SHEEN Sharing itself now has a Twitter account that you can follow. Go to: to see the SHEEN Sharing Twitterstream. The messages in the big central column are the Tweets sent by SHEEN Sharing so far. In the right-hand column you can see basic information about SHEEN Sharing and also who SHEEN Sharing is following and who is following us (see the “following” and “followers” links). At time of writing, Cherie Woolmer and I (morageyrie) are following SHEEN Sharing. I’m sending its Tweets out, but can easily give others access. HOWEVER: the idea is to give you something useful to follow on Twitter when you set up your own account!

How to Set Up Your Twitter Account

1. Go to

2. Click on the “Get Started – Join” big green button (there’s also a helpful video you can watch from the main page).

3. Fill in the form to create your account.

4: Add some identifying details for yourself in Settings. A brief blurb so potential followers know what your interests are, or indeed can work out *who* you are; not everyone uses their real name on Twitter and once you have dozens of followers it can be hard to remember who is who! Uploading a profile photo helps too: it can be of anything but it means followers have a visual reference to remember you by.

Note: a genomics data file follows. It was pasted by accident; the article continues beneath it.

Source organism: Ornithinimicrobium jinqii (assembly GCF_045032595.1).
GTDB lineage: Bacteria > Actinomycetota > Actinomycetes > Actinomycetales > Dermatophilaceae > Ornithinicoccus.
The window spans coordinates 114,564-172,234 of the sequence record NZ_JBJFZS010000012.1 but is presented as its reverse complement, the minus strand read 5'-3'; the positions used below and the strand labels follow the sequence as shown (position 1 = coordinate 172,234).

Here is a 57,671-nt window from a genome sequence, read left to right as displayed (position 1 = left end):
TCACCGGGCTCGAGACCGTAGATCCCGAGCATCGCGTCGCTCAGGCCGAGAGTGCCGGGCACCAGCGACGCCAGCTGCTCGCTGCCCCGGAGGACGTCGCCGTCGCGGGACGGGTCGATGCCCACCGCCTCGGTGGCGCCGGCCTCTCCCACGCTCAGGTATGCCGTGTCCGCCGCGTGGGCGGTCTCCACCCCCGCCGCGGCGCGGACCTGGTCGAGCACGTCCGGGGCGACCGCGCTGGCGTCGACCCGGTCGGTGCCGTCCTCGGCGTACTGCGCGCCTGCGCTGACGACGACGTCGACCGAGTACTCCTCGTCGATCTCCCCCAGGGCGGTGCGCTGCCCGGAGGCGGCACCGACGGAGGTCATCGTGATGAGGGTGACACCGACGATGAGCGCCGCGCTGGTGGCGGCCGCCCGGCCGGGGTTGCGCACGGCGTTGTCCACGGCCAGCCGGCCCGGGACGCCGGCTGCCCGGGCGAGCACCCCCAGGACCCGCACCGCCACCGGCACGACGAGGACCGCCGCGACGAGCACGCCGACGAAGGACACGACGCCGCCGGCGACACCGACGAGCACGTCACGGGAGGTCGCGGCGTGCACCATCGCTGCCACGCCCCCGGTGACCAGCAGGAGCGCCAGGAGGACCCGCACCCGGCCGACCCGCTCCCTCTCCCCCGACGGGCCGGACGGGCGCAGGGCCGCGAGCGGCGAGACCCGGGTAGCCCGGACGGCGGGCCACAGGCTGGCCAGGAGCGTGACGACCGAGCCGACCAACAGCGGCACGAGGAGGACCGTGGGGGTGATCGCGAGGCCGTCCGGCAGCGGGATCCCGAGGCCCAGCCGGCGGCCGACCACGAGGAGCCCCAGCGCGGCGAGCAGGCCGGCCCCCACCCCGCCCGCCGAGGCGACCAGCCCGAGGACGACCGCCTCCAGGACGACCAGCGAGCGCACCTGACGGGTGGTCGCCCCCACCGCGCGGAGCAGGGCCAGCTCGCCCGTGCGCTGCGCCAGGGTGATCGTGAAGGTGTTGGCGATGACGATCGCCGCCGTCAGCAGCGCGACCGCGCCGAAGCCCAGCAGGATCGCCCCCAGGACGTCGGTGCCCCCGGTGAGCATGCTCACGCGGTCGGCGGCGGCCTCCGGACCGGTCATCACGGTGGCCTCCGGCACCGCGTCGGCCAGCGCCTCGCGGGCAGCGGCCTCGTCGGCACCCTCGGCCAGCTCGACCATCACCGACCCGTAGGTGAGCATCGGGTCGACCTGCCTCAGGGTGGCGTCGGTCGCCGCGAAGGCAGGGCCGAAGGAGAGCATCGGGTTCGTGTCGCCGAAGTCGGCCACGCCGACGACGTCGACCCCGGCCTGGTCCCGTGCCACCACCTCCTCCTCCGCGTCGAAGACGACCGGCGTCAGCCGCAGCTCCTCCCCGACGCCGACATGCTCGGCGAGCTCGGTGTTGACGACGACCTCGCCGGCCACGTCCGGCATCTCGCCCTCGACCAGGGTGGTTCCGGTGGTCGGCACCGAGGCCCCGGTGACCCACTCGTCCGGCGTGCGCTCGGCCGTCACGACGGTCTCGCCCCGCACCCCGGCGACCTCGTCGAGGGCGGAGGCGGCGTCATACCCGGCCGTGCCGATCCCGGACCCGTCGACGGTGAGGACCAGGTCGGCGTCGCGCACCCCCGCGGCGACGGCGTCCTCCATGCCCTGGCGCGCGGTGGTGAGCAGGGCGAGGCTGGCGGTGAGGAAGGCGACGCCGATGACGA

5. Get started looking for people to follow, e.g.:

5a: Navigate to and click the “follow” button (which will only appear if you are already logged in using your new Twitter account).

5b: You can also choose to follow me as an individual: You may find this useful or amusing or overwhelming or annoying: I use Twitter a *lot* (which is why I set up a separate SHEEN Sharing account). But you are very welcome to follow me: you can always un-follow me if it gets too much!

5c: Check who else is following SHEEN Sharing; click to follow them if you wish (there should be a “follow” button under their name in the list; if there isn’t you may already be following them). Most folk allow anyone to follow them, some folk may have their profiles locked so they have to approve your request to follow.

Learn a Few of the Tricks

*** Tweets must be 140 or fewer characters; it’s like learning to write Haiku!

*** You can Direct Message (or “DM”) people; only you and they will see these conversations.